NIEHS' National Toxicology Program released the 13th Report on Carcinogens
October 2, 2014 — NIEHS' National Toxicology Program released the 13th Report on Carcinogens listing 243 substances as "known" or "reasonably anticipated" to cause cancer in humans. The bi-annual report is a science-based document that identifies chemical, biological, and physical agents determined to be cancer hazards for people living in the United States, prepared by NTP on behalf of the U.S. Department of Health and Human Services. The four substances added to the report include: Ortho-tolui
Federal agencies collaborate in Tox21 to reduce animal testing
Testing the safety of chemicals is becoming more efficient and less reliant on animals thanks to a federal collaboration known as Tox 21. Tox 21 brings together scientists from the National Institutes of Health (NIH), NIEHS, the National Toxicology Program (NTP), the Environmental Protection Agency (EPA), and most recently the Food and Drug Administration (FDA) to test the safety of chemicals using state-of-the-art robotic technology that will reduce the reliance on animal testing.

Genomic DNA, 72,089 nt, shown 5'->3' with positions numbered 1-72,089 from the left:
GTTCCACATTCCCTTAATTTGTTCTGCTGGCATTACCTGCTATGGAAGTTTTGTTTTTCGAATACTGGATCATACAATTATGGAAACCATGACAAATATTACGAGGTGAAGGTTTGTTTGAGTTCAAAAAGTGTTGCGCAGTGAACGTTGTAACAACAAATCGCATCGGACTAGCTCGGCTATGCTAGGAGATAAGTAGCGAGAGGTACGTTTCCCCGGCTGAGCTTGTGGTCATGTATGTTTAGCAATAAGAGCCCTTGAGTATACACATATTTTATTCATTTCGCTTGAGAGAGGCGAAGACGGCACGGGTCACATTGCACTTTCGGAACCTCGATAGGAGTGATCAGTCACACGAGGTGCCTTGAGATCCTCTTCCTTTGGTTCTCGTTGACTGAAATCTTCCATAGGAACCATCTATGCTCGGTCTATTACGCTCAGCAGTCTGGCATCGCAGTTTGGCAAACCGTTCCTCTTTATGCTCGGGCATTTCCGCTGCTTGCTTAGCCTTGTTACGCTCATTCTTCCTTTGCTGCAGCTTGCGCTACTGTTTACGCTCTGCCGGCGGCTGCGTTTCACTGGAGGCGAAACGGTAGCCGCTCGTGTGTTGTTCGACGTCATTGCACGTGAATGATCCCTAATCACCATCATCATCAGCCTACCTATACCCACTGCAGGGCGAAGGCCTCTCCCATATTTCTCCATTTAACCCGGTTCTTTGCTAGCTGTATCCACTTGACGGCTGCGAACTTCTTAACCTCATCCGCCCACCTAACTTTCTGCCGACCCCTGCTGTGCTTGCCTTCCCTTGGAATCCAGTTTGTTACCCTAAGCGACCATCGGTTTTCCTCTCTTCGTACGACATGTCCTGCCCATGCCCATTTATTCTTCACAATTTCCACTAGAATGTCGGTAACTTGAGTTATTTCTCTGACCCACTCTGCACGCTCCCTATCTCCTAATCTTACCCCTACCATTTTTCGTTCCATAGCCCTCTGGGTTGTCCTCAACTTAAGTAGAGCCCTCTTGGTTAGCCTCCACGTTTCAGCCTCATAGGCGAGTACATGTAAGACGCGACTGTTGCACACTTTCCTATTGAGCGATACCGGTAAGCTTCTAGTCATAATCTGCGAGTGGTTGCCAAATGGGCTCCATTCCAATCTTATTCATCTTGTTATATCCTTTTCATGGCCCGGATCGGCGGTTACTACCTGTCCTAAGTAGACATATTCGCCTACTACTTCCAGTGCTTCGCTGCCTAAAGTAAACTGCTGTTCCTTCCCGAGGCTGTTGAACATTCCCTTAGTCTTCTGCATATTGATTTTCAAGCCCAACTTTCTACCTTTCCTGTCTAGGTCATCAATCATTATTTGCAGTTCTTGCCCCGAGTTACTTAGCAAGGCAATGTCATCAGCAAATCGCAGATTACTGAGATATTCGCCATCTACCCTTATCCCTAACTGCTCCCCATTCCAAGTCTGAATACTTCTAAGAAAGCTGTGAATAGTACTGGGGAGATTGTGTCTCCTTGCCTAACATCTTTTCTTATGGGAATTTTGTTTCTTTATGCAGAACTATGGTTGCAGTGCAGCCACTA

Exposure to bisphenol A (BPA) of 'some concern' for children's health
In 2009, NIEHS-funded researchers studying bisphenol A, or BPA, met at NIEHS with other scientists from academia and government who were already studying the chemical for potential public health risks. The chemical, one among a group known as endocrine disruptors, is found in plastics such as food containers, water bottles, and baby bottles. It has been present in hard plastic bottles and metal-based food and beverage cans since the 1960s.
NTP studies show hexavalent chromium in drinking water causes cancer in lab animals
The National Toxicology Program announced that hexavalent chromium in drinking water causes cancer in lab animals. The announcement came at the conclusion of a two-year study in which lab animals given the chemical in drinking water developed tumors. Hexavalent chromium is used in electroplating, leather tanning, and textile manufacturing. It has also been found in drinking water sources.
Strategic plan aims to position National Toxicology Program for 21st century
"A National Toxicology Program for the 21st Century: A Roadmap for the Future," outlines a plan to strategically position the National Toxicology Program at the forefront for providing scientific data and guiding the interpretation of those data to maximize their impact on public health.
Other test methods viable replacement for animal testing of chemical burn agents
The new Interagency Coordinating Committee on the Validation of Alternative Methods (ICCVAM), formed by NIEHS and the National Toxicology Program, concludes for the first time that non-animal tests can replace the use of laboratory animals in chemical tests to determine if a chemical is likely to burn or corrode human skin.